An American company has bypassed betting organisations in the US and Australia in order to enter a joint venture on the Internet with the New Zealand TAB.
The move will undoubtedly help to focus Internal Affairs’ attempts to get to grips with electronic gambling, which by some estimates is costing the government more than $194 million a year at present.
The TAB has struck a five-year deal with the Australian smartcard, security and gaming specialist Coms21, which in turn has a shareholding in the Miami-based Internet World Information Network (IWIN) and its Australian branch (IWINA). The three entities aim to make Internet betting available to punters worldwide by the end of the year.
IWIN has expanded beyond its original Internet access and hosting business to run Alpha Sports Games, a series of online games based on guessing sports results. Although they offer prizes of up to $10,000, the games are free to play and are supported by sponsorship.
Alpha Sports Games have been launched in Australia and may turn up in New Zealand hotels later in the year. But it was IWIN’s desire to enter the conventional betting business which saw it turn to the TAB.
“They were looking for a place in which they could develop this scheme and it was pointed out to them that the New Zealand TAB probably has one of the most integrated betting systems around, now that it’s got sport and racing,” says TAB chief executive George Hickton
“We offer a full sports book, which most of the Australian TABs don’t offer. If you want a full service online betting activity, then apart from some of the English bookmakers, we’re probably the only people in the world that can do it now.”
Hickton says the fact that the TAB “had the drive to get our product offshore” was also a factor in the deal, and the TAB would be able to set up online accounts for offshore punters just as it did with telephone bets.
Hickton says Coms21’s smartcard expertise would not be used in the inital phase of the betting project.
“I’d see smartcard development being almost a separate project, and that’s the ability to develop loyalty projects and that sort of thing, and to provide our account holders with greater mobility than they have at the moment. I’d see that as a second phase.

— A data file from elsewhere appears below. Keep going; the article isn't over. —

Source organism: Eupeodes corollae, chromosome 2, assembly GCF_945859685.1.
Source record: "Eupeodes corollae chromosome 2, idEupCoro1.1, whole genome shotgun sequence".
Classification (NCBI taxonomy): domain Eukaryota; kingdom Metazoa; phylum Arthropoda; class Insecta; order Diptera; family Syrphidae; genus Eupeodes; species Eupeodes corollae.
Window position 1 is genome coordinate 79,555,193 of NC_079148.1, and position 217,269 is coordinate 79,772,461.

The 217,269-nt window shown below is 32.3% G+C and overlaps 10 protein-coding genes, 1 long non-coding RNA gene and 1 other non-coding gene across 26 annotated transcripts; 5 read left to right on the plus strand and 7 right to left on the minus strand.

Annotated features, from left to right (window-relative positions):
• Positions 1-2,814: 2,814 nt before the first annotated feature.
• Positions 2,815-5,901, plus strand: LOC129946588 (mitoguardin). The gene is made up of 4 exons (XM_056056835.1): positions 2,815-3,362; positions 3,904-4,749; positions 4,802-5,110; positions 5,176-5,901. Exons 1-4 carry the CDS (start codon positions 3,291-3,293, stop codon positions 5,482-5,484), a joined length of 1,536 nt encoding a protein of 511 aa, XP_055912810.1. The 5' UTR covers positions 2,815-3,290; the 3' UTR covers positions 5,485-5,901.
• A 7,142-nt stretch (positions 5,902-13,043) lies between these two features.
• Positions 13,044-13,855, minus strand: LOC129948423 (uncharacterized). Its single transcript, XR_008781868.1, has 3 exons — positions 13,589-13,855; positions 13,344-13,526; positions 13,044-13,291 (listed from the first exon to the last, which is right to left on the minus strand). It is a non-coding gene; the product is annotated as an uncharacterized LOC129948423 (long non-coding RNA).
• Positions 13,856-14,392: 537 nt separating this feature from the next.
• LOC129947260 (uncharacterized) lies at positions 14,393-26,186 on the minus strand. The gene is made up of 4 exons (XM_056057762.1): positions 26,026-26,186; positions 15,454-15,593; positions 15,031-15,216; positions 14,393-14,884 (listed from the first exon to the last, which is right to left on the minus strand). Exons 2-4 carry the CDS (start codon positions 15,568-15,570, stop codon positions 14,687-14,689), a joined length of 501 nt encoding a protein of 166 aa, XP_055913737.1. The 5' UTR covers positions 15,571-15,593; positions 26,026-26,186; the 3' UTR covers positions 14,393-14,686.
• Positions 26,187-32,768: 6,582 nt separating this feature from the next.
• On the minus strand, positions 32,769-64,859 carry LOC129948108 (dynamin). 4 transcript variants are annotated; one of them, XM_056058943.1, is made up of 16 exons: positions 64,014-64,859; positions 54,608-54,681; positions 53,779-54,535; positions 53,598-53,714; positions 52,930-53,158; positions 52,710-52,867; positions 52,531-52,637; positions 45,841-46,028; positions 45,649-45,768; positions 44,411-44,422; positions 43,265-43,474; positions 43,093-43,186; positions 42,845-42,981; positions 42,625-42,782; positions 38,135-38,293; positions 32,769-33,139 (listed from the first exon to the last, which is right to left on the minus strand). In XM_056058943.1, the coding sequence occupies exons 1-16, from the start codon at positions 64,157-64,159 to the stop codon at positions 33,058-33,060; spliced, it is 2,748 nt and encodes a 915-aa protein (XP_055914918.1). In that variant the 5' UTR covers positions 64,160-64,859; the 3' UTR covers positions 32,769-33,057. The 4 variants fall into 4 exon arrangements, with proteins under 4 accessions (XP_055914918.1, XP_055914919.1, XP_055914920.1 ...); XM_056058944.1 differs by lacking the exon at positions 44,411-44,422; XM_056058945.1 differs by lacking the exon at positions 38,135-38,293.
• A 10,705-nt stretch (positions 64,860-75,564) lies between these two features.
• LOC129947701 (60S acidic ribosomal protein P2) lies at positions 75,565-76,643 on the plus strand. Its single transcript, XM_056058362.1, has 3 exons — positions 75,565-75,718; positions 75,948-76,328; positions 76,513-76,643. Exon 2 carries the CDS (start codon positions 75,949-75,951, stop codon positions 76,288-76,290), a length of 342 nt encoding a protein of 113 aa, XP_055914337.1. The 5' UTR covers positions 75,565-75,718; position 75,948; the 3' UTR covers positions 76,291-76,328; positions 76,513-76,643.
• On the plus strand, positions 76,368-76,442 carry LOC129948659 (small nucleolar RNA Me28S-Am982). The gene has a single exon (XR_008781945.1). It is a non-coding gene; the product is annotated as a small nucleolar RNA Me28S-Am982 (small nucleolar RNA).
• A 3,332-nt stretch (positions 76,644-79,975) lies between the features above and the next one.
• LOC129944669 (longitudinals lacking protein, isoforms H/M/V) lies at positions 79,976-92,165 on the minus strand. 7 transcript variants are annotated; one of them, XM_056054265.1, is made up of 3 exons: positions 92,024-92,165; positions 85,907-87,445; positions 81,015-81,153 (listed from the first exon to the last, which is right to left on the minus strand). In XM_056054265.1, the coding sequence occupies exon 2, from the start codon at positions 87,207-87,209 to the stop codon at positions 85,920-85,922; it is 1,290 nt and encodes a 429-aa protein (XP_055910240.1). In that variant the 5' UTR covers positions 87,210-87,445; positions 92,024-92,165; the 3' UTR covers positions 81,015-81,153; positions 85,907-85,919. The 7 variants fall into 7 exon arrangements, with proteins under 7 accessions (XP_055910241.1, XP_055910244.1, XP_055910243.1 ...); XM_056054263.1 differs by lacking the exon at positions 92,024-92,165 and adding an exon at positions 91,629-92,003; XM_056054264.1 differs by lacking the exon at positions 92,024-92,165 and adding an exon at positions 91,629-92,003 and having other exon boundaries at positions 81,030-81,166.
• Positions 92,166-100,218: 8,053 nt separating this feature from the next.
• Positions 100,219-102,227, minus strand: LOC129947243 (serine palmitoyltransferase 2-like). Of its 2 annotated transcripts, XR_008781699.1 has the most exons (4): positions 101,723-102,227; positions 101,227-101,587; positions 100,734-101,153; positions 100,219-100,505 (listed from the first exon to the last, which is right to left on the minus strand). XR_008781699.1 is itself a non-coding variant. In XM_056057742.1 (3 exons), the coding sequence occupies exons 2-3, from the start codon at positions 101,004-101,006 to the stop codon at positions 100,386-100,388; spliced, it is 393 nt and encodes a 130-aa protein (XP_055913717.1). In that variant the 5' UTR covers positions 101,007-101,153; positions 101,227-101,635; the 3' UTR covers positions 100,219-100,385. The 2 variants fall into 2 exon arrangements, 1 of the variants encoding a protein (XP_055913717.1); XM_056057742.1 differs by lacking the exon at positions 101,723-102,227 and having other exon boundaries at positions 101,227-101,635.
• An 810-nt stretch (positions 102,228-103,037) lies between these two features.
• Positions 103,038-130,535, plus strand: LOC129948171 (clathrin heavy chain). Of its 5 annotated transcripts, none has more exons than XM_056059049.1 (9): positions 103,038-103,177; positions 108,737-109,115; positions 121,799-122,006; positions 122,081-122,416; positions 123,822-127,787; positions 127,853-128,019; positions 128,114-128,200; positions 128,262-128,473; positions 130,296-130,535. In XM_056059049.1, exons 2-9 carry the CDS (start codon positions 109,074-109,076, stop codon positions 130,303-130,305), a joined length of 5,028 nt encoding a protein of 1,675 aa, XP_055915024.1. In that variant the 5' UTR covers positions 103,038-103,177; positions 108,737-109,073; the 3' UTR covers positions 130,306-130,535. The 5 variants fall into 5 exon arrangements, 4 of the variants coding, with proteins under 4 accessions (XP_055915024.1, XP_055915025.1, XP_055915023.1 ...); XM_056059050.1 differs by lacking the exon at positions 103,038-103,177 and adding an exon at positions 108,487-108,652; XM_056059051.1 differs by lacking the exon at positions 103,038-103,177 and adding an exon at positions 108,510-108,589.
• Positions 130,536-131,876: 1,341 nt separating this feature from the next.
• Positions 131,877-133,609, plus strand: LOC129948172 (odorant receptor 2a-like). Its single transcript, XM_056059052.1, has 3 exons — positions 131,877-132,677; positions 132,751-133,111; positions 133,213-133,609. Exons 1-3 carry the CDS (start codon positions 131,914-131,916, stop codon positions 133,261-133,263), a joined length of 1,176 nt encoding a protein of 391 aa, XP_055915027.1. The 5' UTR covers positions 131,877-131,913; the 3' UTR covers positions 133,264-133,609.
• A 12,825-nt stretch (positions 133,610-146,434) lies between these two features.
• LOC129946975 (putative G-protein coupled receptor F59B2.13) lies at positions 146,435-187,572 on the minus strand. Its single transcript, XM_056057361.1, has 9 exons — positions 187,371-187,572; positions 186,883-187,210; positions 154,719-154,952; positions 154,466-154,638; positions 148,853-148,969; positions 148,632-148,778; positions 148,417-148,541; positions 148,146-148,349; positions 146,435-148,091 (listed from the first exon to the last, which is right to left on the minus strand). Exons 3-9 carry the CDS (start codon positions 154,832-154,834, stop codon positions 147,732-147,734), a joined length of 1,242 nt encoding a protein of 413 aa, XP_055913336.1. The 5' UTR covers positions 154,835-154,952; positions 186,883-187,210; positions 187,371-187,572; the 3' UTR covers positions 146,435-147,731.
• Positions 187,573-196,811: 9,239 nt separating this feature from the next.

Hickton says IWIN and Coms21 “are providing the Internet access points for us--effectively they’re handling the financial transactions part of the business and we’re handling the betting part. So they’re developing systems which will allow people to open an account with the New Zealand TAB in a secure manner.
“Anybody in the world will be able to open an account--we already have people who open accounts with us on a telephone basis, and obviously the Internet site will allow us to expand that.” Hickton says the scheme is “a joint venture, so we own our bit and they own theirs”.
He says the TAB will stick to its core business of offering odds on sports and racing events, but he does expect that the service will attract new customers.
“Oh yes. Certainly we see it as a way of providing our products internationally, in a secure environment, which is the key thing.”
Budgets have not yet been finalised, but Hickton says there is “not a horrendous cost to get the thing up and running. It’s more a process of us working through the look and feel of it and deciding how to develop its marketability. We don’t have to build new systems.”
Coms21 was founded in 1981 and became a public company in 1994. It develops and manufactures Key Control, a “turnkey” solution based on microprocessor and smartcard technology, which the company says has applications in fields from gaming to banking and passport and immigration control “and other areas where information integrity and security are paramount”.
Meanwhile, the government is processing submissions on the country’s gambling laws.